Indian Refiners Make Landmark Move, Opt for Yuan Payments in Russian Oil Deals

Some oil shipments from Russia are now being paid for by Indian refiners using Chinese yuan.

The action is being taken as Western sanctions continue to prevent Moscow and its clients from making payments in US dollars, forcing them to look for alternative currencies.

With Russia’s invasion of Ukraine, trade patterns for its main export have changed, with India becoming as the top consumer of Russian oil transported by sea.

 However, India has faced challenges in finding suitable payment methods due to evolving sanctions.

Traditionally, the US dollar has been the dominant global oil currency, including for Indian purchases. 

However, with Moscow’s exclusion from the dollar and euro financial networks due to international sanctions, the Chinese yuan has gained increasing importance in Russia’s financial system.

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China and India Embrace Yuan for Russian Oil Trade Amid Sanctions

Some oil shipments from Russia are now being paid for by Indian refiners using Chinese yuan.

China has also shifted to the yuan for most of its energy imports from Russia, making the yuan a significant player in oil trade settlements.

According to three sources acquainted with the situation, Indian Oil Corp, the country’s largest importer of Russian crude oil, became the first state refiner to make some Russian imports in yuan in June.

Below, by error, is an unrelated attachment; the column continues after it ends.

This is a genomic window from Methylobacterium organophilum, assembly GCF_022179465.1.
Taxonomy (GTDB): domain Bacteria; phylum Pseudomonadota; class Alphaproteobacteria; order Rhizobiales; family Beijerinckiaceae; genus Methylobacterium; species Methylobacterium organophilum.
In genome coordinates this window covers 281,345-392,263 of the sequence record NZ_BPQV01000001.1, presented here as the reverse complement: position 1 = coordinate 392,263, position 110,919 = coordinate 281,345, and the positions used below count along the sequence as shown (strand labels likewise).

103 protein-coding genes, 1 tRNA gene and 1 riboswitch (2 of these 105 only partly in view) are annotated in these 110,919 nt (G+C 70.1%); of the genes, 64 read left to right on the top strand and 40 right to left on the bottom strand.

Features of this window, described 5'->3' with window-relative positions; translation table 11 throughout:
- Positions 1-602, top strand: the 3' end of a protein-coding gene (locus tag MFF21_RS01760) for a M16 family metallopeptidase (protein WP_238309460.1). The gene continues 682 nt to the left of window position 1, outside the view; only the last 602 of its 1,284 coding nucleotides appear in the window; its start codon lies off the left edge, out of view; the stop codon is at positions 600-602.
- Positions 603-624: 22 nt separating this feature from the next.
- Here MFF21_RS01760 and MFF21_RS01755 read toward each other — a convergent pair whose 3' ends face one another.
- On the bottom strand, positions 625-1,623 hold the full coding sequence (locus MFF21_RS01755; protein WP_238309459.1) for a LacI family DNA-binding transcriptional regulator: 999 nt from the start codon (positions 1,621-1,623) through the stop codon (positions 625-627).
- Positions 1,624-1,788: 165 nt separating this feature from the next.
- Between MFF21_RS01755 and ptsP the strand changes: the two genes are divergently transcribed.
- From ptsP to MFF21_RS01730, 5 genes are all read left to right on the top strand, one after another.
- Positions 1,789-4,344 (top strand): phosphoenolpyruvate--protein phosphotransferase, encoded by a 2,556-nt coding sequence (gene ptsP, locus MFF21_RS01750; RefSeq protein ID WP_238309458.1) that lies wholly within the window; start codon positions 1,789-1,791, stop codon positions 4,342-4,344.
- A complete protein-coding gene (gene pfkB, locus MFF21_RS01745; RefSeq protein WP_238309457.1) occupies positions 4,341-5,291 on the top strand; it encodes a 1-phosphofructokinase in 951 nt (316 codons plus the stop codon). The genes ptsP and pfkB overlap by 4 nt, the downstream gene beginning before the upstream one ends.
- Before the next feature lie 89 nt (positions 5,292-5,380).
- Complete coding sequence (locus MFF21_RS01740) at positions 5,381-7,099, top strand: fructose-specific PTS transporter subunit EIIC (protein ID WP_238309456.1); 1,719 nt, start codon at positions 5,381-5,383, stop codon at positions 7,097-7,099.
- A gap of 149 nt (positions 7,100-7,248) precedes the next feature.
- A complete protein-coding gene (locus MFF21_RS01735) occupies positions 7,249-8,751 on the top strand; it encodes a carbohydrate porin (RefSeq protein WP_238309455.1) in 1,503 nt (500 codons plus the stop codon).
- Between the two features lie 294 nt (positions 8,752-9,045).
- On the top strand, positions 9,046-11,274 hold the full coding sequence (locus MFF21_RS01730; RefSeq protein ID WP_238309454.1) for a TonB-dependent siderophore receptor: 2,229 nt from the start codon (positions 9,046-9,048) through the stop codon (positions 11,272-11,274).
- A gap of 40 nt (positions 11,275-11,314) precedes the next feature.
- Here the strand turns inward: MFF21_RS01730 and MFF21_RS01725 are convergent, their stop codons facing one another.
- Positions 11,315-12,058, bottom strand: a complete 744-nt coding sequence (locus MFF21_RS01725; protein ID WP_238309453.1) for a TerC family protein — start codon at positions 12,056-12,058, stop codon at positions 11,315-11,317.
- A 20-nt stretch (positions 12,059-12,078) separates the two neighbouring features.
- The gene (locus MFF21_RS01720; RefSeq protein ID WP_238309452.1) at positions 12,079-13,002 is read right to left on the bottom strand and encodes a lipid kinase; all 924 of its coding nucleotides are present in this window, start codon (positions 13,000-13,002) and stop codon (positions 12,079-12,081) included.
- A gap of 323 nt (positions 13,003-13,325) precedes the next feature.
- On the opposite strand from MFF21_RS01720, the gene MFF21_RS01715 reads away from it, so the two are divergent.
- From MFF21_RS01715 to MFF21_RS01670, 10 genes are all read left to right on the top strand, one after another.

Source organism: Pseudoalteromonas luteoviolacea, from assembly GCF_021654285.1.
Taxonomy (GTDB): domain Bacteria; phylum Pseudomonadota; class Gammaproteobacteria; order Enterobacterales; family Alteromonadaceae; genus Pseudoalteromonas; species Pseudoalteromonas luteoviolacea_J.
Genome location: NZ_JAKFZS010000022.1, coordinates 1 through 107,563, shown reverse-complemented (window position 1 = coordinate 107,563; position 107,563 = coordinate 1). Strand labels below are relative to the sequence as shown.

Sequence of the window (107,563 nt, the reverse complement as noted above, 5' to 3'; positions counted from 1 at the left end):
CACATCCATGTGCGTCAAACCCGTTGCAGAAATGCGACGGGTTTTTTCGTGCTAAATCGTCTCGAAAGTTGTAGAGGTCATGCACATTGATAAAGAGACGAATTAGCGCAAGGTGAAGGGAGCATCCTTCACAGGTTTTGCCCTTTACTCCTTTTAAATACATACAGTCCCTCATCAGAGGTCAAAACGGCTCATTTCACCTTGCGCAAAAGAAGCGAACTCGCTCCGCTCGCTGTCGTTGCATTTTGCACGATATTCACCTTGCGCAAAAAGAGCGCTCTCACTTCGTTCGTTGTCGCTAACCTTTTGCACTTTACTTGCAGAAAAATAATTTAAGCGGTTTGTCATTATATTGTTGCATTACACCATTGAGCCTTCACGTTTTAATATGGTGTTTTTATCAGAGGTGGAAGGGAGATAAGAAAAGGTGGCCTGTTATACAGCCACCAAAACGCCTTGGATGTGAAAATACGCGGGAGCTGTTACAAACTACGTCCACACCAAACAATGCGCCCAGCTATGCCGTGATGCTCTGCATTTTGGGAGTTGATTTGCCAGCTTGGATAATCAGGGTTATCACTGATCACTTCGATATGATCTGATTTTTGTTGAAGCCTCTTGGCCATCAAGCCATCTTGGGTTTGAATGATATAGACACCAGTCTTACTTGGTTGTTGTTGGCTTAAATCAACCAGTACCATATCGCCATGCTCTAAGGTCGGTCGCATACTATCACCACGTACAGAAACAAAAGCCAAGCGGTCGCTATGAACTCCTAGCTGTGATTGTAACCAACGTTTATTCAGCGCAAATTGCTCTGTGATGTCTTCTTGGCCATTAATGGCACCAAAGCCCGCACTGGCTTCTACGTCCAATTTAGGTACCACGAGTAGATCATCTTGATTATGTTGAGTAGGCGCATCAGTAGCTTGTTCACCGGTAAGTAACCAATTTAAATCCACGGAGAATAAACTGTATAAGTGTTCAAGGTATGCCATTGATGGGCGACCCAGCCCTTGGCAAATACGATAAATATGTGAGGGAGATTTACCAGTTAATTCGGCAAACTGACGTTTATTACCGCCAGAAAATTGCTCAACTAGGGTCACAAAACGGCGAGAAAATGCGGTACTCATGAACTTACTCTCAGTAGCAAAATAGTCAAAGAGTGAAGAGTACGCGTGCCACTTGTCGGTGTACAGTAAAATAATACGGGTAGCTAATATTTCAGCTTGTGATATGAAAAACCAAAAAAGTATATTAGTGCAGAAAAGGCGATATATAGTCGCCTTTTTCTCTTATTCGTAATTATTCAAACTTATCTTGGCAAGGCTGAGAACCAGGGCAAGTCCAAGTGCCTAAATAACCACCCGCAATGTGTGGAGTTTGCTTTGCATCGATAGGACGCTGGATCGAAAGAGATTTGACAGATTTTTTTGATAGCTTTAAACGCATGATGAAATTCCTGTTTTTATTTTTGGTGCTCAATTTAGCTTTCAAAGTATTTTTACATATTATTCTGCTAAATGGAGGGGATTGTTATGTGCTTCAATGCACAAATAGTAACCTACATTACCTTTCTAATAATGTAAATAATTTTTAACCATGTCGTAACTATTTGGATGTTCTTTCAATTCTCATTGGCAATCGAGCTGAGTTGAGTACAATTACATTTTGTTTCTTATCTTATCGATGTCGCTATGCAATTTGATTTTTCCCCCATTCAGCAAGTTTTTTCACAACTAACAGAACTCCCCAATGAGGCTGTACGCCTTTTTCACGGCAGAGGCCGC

Although the precise volume of Russian oil bought by Indian refiners with yuan is unknown, Indian Oil is said to have paid in yuan for a number of cargoes.

This shift has contributed to Beijing’s efforts to internationalize its currency, with Chinese banks actively promoting the use of yuan for Russian oil trade.

Since the imposition of sanctions on Moscow, Indian refiners have primarily sourced Russian crude from Dubai-based traders and Russian oil companies such as Rosneft, Lukoil’s Litasco unit, and Gazprom Neft, according to shipping data compiled by Reuters.

While Western sanctions are not officially recognized by India, Indian banks remain cautious about facilitating payments for Russian oil imports.

Due to worries about sanctioned companies, the State Bank of India, the largest lender in the nation and a major banker for state refineries, denied Indian Oil Corp.’s proposed dollar payment for a shipment delivered by Rosneft in May.

To get around this problem, Indian Oil used the private Indian lender ICICI Bank to complete the trade by paying the Bank of China in yuan.

 According to sources, a private refiner has also implemented the same system for yuan payments.

The recent surge in Indian imports from Russia, which accounted for 40% of India’s overall oil imports in May, has impacted purchases from Iraq and Saudi Arabia, resulting in a record high. 

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Source: Reuters via Yahoo News, Bloomberg

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